Six months have passed since Milkman argued with Guitar. Milkman lies in Guitar’s bed, thinking about being stabbed by an icepick. Five hours earlier, he came to Guitar’s home, and the two of them talked playfully. Since their argument, they’ve been friendlier with each other, largely because Guitar has kept Milkman safe in the last six months, though the narrator doesn’t explain how.
The beginning of Chapter Five is disorienting — we don’t know when we are, we don’t know what’s happened, and we don’t know what sort of danger Milkman is in.
As Milkman and Guitar talk, it becomes clear that Guitar has traveled through the North. Guitar muses that the North is only north because the South is south, even though they’re all part of the same country. Northerners, he admits, are different from Southerners in being pickier with their food. Guitar makes tea, and Milkman jokes about being a soft-fried egg, prompting Guitar to point out, half-jokingly, that a black man can be a crow or a baboon, but not an egg.
Beyond the fact of Guitar having traveled, Morrison doesn’t give details of what he did or why he traveled. At the same time, Guitar’s discussion of the relationship between North and South, and his comments on what a black man can and can’t be, shows that he has a sophisticated understanding of race relations. There is no white without black, just as there is no North without South. Whites try to control what blacks do but also what they imagine; thus, they portray blacks in crude stereotypes of apes and others animals.
Milkman asks Guitar if he can have Guitar’s room for the night. Guitar doesn’t believe that Milkman would want to be alone the night before his own murder; Milkman responds that he’s already “Dead.” Guitar mentions a woman with a knife who tried to kill Milkman, but doesn’t name the woman. He leaves Milkman alone in the room.
Milkman seems weirdly unconcerned with the prospect of being killed; this is especially disconcerting because we don’t know who the killer would be (we might guess that it’s Hagar, since the breakup probably didn’t go well, but we still don’t know for sure). Milkman is becoming increasingly hopeless, resigned to the “Deadness” in his name.
Milkman thinks about the time he hit his father years ago. He hasn’t done anything truly independently since then, he realizes. He thinks back to the previous week, when he followed his mother, who is now over sixty, at night. Milkman was coming back from a party when he saw Ruth boarding a bus. He followed the bus to a train station, where he sees Ruth climb onto a train — Milkman does the same, and gets off at Fairfield, where he follows Ruth to the cemetery where her father is buried.
The mystery of where Ruth spends her nights promises to be solved in this chapter. We had initially thought that she was seeing other men, but this seems unlikely now. Milkman plays the part of the “private eye,” much as he did when investigating the Tommys knowledge about the saddle shoes in the previous chapter.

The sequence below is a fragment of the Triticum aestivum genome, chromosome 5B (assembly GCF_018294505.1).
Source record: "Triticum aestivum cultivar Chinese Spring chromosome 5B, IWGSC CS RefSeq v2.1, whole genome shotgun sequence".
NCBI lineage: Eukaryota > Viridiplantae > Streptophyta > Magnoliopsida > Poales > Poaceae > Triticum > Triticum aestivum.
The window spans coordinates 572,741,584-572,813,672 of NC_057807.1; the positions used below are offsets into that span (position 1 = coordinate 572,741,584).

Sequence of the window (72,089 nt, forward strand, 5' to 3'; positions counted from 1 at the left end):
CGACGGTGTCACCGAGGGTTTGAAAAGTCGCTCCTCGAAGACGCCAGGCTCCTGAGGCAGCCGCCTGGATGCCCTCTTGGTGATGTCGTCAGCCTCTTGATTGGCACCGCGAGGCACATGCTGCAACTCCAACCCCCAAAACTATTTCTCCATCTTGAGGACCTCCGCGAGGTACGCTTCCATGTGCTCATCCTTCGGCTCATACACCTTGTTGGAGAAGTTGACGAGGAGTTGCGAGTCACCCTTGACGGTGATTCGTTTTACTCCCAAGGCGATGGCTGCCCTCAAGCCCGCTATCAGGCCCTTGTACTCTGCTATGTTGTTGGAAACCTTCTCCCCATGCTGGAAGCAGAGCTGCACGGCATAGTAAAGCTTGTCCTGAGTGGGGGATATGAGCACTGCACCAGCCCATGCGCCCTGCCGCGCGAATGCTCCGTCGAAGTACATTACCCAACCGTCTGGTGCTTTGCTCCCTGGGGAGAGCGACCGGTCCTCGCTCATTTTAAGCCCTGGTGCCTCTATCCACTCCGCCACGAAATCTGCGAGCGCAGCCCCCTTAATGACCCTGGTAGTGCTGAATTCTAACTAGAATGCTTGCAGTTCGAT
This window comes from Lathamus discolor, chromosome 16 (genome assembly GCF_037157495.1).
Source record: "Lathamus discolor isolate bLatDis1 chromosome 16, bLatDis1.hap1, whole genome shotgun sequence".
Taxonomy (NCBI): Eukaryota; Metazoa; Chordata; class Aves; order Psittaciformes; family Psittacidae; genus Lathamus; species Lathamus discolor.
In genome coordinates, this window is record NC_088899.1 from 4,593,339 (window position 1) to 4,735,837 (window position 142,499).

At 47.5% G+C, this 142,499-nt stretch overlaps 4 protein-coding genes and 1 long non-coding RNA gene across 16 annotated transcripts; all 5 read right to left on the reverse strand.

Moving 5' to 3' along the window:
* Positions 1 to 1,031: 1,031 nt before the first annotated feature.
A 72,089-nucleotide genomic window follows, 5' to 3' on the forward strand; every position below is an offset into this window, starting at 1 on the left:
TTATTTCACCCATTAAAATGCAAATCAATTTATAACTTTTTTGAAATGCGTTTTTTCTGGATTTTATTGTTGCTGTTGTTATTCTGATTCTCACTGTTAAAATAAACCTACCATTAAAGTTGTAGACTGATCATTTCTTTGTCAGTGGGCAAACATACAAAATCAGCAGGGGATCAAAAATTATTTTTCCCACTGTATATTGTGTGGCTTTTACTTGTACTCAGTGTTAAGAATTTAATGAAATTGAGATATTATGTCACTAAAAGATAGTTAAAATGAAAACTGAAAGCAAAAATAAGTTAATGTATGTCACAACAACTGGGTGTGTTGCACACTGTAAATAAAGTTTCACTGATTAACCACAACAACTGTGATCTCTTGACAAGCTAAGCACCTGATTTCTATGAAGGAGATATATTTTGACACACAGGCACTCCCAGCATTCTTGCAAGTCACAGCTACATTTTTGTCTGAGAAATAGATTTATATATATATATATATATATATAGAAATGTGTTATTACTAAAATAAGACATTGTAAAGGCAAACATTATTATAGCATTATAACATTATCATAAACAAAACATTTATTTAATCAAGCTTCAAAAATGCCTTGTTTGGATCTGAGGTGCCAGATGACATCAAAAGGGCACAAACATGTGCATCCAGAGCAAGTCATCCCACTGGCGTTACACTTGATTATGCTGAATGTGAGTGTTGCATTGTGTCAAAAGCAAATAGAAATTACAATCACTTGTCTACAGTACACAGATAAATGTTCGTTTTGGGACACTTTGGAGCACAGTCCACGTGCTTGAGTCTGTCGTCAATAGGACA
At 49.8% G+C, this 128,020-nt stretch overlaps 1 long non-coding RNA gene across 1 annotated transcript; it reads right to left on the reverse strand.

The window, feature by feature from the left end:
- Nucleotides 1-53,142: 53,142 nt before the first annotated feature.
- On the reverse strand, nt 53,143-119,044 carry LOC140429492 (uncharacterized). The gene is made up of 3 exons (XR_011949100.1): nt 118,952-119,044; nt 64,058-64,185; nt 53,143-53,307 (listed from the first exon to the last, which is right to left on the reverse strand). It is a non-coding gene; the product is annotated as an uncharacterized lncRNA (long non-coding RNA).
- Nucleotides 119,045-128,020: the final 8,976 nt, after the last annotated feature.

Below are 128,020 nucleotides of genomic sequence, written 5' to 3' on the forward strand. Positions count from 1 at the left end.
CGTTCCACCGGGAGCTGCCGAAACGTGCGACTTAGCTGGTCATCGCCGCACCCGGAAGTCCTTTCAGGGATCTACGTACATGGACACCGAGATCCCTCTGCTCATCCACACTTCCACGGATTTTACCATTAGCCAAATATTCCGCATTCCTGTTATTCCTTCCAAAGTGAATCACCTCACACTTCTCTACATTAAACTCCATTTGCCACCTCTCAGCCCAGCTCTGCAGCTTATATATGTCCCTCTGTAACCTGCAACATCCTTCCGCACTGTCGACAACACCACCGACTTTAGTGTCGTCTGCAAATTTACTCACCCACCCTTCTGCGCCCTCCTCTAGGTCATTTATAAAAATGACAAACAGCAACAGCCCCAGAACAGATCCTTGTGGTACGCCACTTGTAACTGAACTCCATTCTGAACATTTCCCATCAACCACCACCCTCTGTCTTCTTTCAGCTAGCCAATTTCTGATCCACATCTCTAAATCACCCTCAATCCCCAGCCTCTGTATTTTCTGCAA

Milkman confronts Ruth and asks her if she’s here to “spend the night” with her father. Ruth, addressing Milkman as Macon, explains that her father wasn’t a good man, but he was the only man who ever cared about her. She and Milkman’s father stopped having sex after her father died, before Milkman was born; it was at this time that Ruth began visiting her father’s grave to talk to him and feel at peace. Shortly thereafter, Pilate moved to town, and gave Ruth aphrodisiacs to put in Macon’s food. They worked, Ruth says, and Macon began having sex with her once again. Macon was suspicious, and threw Pilate out of the house. Ruth admits to kissing her father’s fingers, but says that she did so because they were the only part of his body unaffected by disease. When Milkman reminds her of how she nursed him after he was too old, she insists that she did no harm to anyone.
Here Ruth tells her version of the events leading up to the moment when Macon found her kissing her dead father’s fingers, and it is very different from Macon’s version. Further, her story revolves not around female sexual infidelity or incest, but rather around male coldness and control and how that resulted in a life of loneliness for her. Further, Ruth makes an important point in her argument about nursing Milkman. Macon and other men seem to see such things as “breaking rules of morality.” But Ruth argues that since she didn’t harm anyone, then what sort of importance is there in breaking the rule? This way of looking at the situation seems kindler, and gentler, and perhaps one might say more feminine. And yet, at the same time, it also isn’t clear that Ruth’s version of events is the “real” version either. Perhaps there is no “real” version.
Milkman sits in Guitar’s room, thinking about his mother. He hears footsteps, and knows that Hagar is coming to see him. After Milkman broke up with Hagar, he began seeing another woman; the sight of this made Hagar so furious that she tries to kill him multiple times, failing on every occasion. Hagar thinks of Empire State, who married a white woman from France, then found her sleeping with another black man, and was henceforth silent and mentally unstable.
Here, Milkman’s life becomes almost theatrical — the stereotypical story of the jealous lover seeking revenge becomes real. This “story’” is paralleled with that of Empire State, whose relationship with a white woman comes crumbling down when it becomes clear that she is more interested in blackness than Empire State himself.